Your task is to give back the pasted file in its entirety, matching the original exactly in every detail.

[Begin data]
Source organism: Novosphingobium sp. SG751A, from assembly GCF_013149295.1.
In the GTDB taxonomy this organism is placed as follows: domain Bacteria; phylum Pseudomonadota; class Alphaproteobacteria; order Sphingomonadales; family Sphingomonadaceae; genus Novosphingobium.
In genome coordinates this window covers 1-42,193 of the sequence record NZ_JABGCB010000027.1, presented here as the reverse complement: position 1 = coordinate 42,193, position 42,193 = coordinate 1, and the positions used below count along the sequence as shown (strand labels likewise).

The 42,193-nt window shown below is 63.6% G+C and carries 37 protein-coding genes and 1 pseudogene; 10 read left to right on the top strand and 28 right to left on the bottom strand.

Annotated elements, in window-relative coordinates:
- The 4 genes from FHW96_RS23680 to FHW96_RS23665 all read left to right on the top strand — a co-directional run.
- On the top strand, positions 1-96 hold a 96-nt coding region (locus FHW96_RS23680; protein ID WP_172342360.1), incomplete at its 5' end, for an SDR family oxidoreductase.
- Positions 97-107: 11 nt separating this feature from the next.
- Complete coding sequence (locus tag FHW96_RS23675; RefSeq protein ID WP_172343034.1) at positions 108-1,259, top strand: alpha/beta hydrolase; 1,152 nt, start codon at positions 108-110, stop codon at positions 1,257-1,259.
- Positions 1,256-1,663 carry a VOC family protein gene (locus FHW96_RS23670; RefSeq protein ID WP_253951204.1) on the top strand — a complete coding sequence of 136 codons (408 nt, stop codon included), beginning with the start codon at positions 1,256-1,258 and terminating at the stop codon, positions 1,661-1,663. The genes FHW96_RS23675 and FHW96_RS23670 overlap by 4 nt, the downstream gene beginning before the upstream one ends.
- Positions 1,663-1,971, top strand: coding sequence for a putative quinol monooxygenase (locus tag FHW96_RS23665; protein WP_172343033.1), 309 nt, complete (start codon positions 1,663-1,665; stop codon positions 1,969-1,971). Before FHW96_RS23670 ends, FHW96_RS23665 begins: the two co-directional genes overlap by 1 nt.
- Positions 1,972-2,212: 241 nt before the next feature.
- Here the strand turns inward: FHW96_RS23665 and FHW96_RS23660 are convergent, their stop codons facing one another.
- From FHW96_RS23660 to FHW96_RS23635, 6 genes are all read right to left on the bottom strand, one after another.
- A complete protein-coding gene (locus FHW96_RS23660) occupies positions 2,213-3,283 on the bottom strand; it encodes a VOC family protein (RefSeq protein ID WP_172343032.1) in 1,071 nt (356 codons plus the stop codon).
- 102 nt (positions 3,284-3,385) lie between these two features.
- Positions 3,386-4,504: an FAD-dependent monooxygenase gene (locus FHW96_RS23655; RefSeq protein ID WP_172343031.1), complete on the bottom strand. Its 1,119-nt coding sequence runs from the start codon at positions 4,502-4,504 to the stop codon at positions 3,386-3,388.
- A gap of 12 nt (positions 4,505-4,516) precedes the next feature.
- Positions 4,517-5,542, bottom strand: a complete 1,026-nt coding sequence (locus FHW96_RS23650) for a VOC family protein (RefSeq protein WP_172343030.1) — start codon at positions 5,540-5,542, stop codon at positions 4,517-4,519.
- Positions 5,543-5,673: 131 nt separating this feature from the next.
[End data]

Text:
Source organism: Novosphingobium sp. SG751A, from assembly GCF_013149295.1.
In the GTDB taxonomy this organism is placed as follows: domain Bacteria; phylum Pseudomonadota; class Alphaproteobacteria; order Sphingomonadales; family Sphingomonadaceae; genus Novosphingobium.
In genome coordinates this window covers 1-42,193 of the sequence record NZ_JABGCB010000027.1, presented here as the reverse complement: position 1 = coordinate 42,193, position 42,193 = coordinate 1, and the positions used below count along the sequence as shown (strand labels likewise).

The 42,193-nt window shown below is 63.6% G+C and carries 37 protein-coding genes and 1 pseudogene; 10 read left to right on the top strand and 28 right to left on the bottom strand.

Annotated elements, in window-relative coordinates:
- The 4 genes from FHW96_RS23680 to FHW96_RS23665 all read left to right on the top strand — a co-directional run.
- On the top strand, positions 1-96 hold a 96-nt coding region (locus FHW96_RS23680; protein ID WP_172342360.1), incomplete at its 5' end, for an SDR family oxidoreductase.
- Positions 97-107: 11 nt separating this feature from the next.
- Complete coding sequence (locus tag FHW96_RS23675; RefSeq protein ID WP_172343034.1) at positions 108-1,259, top strand: alpha/beta hydrolase; 1,152 nt, start codon at positions 108-110, stop codon at positions 1,257-1,259.
- Positions 1,256-1,663 carry a VOC family protein gene (locus FHW96_RS23670; RefSeq protein ID WP_253951204.1) on the top strand — a complete coding sequence of 136 codons (408 nt, stop codon included), beginning with the start codon at positions 1,256-1,258 and terminating at the stop codon, positions 1,661-1,663. The genes FHW96_RS23675 and FHW96_RS23670 overlap by 4 nt, the downstream gene beginning before the upstream one ends.
- Positions 1,663-1,971, top strand: coding sequence for a putative quinol monooxygenase (locus tag FHW96_RS23665; protein WP_172343033.1), 309 nt, complete (start codon positions 1,663-1,665; stop codon positions 1,969-1,971). Before FHW96_RS23670 ends, FHW96_RS23665 begins: the two co-directional genes overlap by 1 nt.
- Positions 1,972-2,212: 241 nt before the next feature.
- Here the strand turns inward: FHW96_RS23665 and FHW96_RS23660 are convergent, their stop codons facing one another.
- From FHW96_RS23660 to FHW96_RS23635, 6 genes are all read right to left on the bottom strand, one after another.
- A complete protein-coding gene (locus FHW96_RS23660) occupies positions 2,213-3,283 on the bottom strand; it encodes a VOC family protein (RefSeq protein ID WP_172343032.1) in 1,071 nt (356 codons plus the stop codon).
- 102 nt (positions 3,284-3,385) lie between these two features.
- Positions 3,386-4,504: an FAD-dependent monooxygenase gene (locus FHW96_RS23655; RefSeq protein ID WP_172343031.1), complete on the bottom strand. Its 1,119-nt coding sequence runs from the start codon at positions 4,502-4,504 to the stop codon at positions 3,386-3,388.
- A gap of 12 nt (positions 4,505-4,516) precedes the next feature.
- Positions 4,517-5,542, bottom strand: a complete 1,026-nt coding sequence (locus FHW96_RS23650) for a VOC family protein (RefSeq protein WP_172343030.1) — start codon at positions 5,540-5,542, stop codon at positions 4,517-4,519.
- Positions 5,543-5,673: 131 nt separating this feature from the next.